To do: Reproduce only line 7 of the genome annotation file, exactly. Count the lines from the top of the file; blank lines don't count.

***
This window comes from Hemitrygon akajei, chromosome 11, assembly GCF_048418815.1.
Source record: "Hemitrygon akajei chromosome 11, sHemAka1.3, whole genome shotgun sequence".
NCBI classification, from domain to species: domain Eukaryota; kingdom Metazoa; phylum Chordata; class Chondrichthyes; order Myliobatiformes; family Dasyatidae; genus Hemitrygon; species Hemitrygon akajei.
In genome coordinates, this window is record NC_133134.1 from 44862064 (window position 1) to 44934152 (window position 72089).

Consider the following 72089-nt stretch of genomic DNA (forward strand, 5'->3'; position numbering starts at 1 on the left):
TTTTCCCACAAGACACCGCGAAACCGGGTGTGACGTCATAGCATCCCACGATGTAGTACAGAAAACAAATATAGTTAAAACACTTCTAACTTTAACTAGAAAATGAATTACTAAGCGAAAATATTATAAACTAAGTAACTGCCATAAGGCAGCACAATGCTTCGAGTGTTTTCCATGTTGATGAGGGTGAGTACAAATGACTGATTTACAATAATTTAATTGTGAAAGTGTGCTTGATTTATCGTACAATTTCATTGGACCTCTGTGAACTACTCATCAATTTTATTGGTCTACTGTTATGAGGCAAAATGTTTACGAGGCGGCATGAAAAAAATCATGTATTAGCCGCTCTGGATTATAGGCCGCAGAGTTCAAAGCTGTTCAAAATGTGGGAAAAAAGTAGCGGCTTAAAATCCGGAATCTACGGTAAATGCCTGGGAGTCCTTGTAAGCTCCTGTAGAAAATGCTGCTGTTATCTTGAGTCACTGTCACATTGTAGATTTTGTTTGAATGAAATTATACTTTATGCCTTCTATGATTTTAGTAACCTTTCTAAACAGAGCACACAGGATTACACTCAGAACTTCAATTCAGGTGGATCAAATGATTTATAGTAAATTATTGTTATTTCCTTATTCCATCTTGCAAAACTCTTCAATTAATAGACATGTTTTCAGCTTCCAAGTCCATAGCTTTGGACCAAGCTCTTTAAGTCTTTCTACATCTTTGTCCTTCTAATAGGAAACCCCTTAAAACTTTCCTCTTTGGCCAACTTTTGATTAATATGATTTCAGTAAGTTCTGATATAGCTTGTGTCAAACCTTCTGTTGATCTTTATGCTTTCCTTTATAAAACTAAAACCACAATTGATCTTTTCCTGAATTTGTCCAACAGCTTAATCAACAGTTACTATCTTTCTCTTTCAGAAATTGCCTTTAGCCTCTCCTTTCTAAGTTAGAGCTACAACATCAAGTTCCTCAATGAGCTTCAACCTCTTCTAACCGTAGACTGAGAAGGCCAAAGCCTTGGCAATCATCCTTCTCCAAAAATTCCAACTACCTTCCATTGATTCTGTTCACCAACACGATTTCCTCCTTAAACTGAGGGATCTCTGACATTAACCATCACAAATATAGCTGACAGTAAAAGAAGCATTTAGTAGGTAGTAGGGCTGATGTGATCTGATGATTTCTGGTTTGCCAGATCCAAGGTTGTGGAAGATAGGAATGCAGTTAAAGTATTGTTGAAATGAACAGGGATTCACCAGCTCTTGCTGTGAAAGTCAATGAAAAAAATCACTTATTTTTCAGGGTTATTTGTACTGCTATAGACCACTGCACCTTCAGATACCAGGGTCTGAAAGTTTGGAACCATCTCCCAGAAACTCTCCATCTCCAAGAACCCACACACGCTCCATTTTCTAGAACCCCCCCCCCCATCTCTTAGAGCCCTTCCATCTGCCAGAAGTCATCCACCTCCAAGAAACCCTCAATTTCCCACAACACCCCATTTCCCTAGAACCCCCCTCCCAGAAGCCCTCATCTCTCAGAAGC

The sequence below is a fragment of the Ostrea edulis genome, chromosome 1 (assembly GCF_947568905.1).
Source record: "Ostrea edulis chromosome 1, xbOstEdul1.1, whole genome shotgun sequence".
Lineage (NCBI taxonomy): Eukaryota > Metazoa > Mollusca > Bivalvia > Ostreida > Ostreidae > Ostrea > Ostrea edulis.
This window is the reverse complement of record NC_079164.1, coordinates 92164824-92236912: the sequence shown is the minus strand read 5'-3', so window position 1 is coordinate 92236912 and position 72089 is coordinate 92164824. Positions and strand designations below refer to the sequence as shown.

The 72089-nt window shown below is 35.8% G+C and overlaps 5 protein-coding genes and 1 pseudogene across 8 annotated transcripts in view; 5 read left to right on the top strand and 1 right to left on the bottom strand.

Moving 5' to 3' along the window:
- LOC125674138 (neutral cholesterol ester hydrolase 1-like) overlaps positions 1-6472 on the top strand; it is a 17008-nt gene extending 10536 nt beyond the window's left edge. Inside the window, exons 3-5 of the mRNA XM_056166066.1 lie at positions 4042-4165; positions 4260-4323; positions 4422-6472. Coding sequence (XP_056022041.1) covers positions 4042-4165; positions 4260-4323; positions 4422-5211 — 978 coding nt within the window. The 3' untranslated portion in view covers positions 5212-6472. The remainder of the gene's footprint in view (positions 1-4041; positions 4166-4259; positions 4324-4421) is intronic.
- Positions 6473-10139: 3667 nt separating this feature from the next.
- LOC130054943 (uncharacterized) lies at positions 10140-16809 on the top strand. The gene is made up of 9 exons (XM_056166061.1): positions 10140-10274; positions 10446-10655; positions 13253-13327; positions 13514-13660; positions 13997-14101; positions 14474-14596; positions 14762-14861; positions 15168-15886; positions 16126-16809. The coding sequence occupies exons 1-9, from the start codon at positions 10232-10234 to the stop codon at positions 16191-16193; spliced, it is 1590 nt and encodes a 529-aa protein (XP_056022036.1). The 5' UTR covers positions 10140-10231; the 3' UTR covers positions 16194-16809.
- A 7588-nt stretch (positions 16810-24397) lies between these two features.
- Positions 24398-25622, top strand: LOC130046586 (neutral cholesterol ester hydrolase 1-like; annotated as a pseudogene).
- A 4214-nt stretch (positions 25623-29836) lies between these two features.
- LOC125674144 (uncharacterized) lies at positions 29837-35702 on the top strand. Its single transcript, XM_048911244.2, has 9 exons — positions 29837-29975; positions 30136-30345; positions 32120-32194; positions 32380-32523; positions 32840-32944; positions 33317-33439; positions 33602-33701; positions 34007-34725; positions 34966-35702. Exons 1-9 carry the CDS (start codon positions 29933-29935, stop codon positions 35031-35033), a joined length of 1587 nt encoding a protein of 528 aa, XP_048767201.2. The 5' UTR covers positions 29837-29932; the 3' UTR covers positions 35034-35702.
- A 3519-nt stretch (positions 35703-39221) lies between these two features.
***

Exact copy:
The sequence below is a fragment of the Ostrea edulis genome, chromosome 1 (assembly GCF_947568905.1).